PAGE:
Here is some news that may put a little wrinkle in your day—according to the recent Global Benefits Attitudes Survey by Willis Towers Watson, a leading global advisory, broking, and solutions company, despite an improvement in their financial situation and retirement confidence, roughly one in four U.S. employees believe they won’t be able to retire until after age 70, if at all.
The survey of nearly 5,100 U.S. employees revealed that employees found 23% work past age 70 to live comfortably in retirement; another 5% don’t think they’ll ever be able to retire.
“Although their financial situation has improved over the past few years, many workers remain worried about their long-term financial stability,” said Steven Nyce, a senior economist at Willis Towers Watson. “In fact, the only way for many employees to achieve retirement security and overcome inadequate savings is to work longer. Interestingly, employees are increasingly looking to their employers for help with retirement.”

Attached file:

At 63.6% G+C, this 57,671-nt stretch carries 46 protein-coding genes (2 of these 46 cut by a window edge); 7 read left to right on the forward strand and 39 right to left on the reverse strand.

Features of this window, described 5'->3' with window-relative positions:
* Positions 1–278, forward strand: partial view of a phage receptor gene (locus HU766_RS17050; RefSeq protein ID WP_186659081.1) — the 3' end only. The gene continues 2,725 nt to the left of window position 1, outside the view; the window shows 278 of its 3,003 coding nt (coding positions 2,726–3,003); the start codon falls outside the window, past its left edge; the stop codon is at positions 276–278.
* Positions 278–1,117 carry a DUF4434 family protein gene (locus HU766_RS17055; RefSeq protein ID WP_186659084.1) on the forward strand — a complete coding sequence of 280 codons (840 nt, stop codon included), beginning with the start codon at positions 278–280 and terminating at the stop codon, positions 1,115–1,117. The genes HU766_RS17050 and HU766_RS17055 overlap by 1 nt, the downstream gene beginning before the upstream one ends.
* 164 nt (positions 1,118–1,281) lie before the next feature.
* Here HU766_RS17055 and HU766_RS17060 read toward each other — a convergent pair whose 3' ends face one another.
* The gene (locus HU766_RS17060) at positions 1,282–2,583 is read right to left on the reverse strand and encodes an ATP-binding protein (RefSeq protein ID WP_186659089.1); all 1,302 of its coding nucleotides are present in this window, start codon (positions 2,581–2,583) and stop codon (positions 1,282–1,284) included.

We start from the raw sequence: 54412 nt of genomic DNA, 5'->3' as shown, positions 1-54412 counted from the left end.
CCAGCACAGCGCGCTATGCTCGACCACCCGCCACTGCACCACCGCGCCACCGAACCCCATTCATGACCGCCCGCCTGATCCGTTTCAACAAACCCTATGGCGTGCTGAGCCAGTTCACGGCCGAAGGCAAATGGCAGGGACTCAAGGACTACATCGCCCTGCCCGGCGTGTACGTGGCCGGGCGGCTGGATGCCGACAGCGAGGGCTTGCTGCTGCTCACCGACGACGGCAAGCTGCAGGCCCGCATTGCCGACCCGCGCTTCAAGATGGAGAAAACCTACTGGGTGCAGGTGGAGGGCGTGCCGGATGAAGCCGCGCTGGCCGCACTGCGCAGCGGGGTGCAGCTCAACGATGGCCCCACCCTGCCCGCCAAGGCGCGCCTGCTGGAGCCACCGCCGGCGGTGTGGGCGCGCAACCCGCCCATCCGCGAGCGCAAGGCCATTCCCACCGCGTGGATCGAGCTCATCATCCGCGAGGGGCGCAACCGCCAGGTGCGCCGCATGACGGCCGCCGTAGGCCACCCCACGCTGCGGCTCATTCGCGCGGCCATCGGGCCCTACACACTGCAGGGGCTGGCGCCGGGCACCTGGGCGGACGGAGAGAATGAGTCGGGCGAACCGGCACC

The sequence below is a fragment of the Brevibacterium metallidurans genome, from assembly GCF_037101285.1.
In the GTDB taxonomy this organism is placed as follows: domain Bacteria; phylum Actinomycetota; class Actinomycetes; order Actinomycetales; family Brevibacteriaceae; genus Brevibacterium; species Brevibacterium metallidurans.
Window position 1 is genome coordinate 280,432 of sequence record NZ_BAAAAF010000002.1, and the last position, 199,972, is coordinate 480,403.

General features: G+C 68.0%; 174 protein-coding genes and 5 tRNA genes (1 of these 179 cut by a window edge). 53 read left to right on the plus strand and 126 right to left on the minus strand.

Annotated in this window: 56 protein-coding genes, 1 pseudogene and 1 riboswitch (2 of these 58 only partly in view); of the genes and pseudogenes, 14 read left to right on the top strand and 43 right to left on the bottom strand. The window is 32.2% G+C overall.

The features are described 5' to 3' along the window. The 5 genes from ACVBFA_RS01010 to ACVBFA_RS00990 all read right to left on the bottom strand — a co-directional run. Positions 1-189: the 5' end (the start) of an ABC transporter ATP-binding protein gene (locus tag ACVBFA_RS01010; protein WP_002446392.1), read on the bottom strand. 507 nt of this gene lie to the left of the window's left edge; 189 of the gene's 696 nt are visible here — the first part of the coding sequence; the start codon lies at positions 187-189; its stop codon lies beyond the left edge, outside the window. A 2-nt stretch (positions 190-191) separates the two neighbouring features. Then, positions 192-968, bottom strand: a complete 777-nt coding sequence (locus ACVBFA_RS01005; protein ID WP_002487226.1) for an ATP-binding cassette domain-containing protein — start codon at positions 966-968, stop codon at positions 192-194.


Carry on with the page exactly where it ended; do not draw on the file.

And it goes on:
According to the survey, more than six in 10 (62%) respondents would be willing to pay more out of their paychecks for more generous retirement benefits; 63% would be willing to pay more for a certain benefit at the point of retirement.
The survey also shows that 40% of employees expecting to retire after age 70 have high or above average stress levels and are less healthy compared to 30% of those expecting to retire at 65.
“With the vast majority of workers counting on their employer’s retirement plan as the primary way they save for retirement, employers have plenty of motivation to act,” says Shane Bartling, senior retirement consultant at Willis Towers Watson. “Employers should take this opportunity to personalize their real-time decision-making support and recalibrate default enrollment to close the gaps in employee understanding about savings amount required and costs in retirement.”
Other findings from the survey reveal that almost eight in 10 workers will rely on their employer retirement plan(s) as the primary vehicle they use to save for retirement, and 24% of employees under age 30 believe they’ll retire in their 70s or later.
What these findings suggest is the essential need to plan for retirement starting now, in order to avoid a lifetime of hard work later.